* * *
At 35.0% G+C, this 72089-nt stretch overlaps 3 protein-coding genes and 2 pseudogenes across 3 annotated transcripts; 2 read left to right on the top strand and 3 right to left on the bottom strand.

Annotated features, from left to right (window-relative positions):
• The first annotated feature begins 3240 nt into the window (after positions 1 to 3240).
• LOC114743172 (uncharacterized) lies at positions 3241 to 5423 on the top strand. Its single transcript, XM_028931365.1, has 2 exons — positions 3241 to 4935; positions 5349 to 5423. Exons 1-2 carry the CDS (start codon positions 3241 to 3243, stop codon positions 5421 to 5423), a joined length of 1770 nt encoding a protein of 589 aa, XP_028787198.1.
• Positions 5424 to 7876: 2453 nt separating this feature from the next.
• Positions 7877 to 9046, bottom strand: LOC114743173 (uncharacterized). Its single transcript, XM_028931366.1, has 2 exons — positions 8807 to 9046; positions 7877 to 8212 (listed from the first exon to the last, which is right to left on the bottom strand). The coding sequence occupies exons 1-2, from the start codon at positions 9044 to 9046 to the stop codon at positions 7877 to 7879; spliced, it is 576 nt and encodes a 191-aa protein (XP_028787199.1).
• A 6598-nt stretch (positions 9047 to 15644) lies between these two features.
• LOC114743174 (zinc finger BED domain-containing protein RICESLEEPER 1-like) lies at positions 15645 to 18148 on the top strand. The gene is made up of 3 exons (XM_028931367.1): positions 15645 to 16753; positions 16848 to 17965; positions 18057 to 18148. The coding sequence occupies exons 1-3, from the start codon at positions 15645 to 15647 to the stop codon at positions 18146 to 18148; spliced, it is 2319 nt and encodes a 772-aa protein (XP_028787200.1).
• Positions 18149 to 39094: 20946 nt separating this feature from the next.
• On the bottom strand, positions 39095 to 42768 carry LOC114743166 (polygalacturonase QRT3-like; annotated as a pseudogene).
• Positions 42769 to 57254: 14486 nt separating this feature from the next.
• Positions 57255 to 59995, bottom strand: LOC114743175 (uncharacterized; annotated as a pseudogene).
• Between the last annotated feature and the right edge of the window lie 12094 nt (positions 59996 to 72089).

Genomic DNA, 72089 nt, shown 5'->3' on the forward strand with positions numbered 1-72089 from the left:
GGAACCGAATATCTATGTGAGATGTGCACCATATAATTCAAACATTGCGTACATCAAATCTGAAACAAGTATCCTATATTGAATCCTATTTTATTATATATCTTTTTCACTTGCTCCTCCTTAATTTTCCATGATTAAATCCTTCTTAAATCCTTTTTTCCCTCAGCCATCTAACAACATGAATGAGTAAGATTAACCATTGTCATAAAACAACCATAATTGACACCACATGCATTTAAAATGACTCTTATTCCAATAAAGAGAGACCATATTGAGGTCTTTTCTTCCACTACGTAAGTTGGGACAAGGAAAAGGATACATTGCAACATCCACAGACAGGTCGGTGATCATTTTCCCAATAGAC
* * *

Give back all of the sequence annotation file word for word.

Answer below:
At 35.0% G+C, this 72089-nt stretch overlaps 3 protein-coding genes and 2 pseudogenes across 3 annotated transcripts; 2 read left to right on the top strand and 3 right to left on the bottom strand.

Annotated features, from left to right (window-relative positions):
• The first annotated feature begins 3240 nt into the window (after positions 1 to 3240).
• LOC114743172 (uncharacterized) lies at positions 3241 to 5423 on the top strand. Its single transcript, XM_028931365.1, has 2 exons — positions 3241 to 4935; positions 5349 to 5423. Exons 1-2 carry the CDS (start codon positions 3241 to 3243, stop codon positions 5421 to 5423), a joined length of 1770 nt encoding a protein of 589 aa, XP_028787198.1.
• Positions 5424 to 7876: 2453 nt separating this feature from the next.
• Positions 7877 to 9046, bottom strand: LOC114743173 (uncharacterized). Its single transcript, XM_028931366.1, has 2 exons — positions 8807 to 9046; positions 7877 to 8212 (listed from the first exon to the last, which is right to left on the bottom strand). The coding sequence occupies exons 1-2, from the start codon at positions 9044 to 9046 to the stop codon at positions 7877 to 7879; spliced, it is 576 nt and encodes a 191-aa protein (XP_028787199.1).
• A 6598-nt stretch (positions 9047 to 15644) lies between these two features.
• LOC114743174 (zinc finger BED domain-containing protein RICESLEEPER 1-like) lies at positions 15645 to 18148 on the top strand. The gene is made up of 3 exons (XM_028931367.1): positions 15645 to 16753; positions 16848 to 17965; positions 18057 to 18148. The coding sequence occupies exons 1-3, from the start codon at positions 15645 to 15647 to the stop codon at positions 18146 to 18148; spliced, it is 2319 nt and encodes a 772-aa protein (XP_028787200.1).
• Positions 18149 to 39094: 20946 nt separating this feature from the next.
• On the bottom strand, positions 39095 to 42768 carry LOC114743166 (polygalacturonase QRT3-like; annotated as a pseudogene).
• Positions 42769 to 57254: 14486 nt separating this feature from the next.
• Positions 57255 to 59995, bottom strand: LOC114743175 (uncharacterized; annotated as a pseudogene).
• Between the last annotated feature and the right edge of the window lie 12094 nt (positions 59996 to 72089).

Genomic DNA, 72089 nt, shown 5'->3' on the forward strand with positions numbered 1-72089 from the left:
GGAACCGAATATCTATGTGAGATGTGCACCATATAATTCAAACATTGCGTACATCAAATCTGAAACAAGTATCCTATATTGAATCCTATTTTATTATATATCTTTTTCACTTGCTCCTCCTTAATTTTCCATGATTAAATCCTTCTTAAATCCTTTTTTCCCTCAGCCATCTAACAACATGAATGAGTAAGATTAACCATTGTCATAAAACAACCATAATTGACACCACATGCATTTAAAATGACTCTTATTCCAATAAAGAGAGACCATATTGAGGTCTTTTCTTCCACTACGTAAGTTGGGACAAGGAAAAGGATACATTGCAACATCCACAGACAGGTCGGTGATCATTTTCCCAATAGAC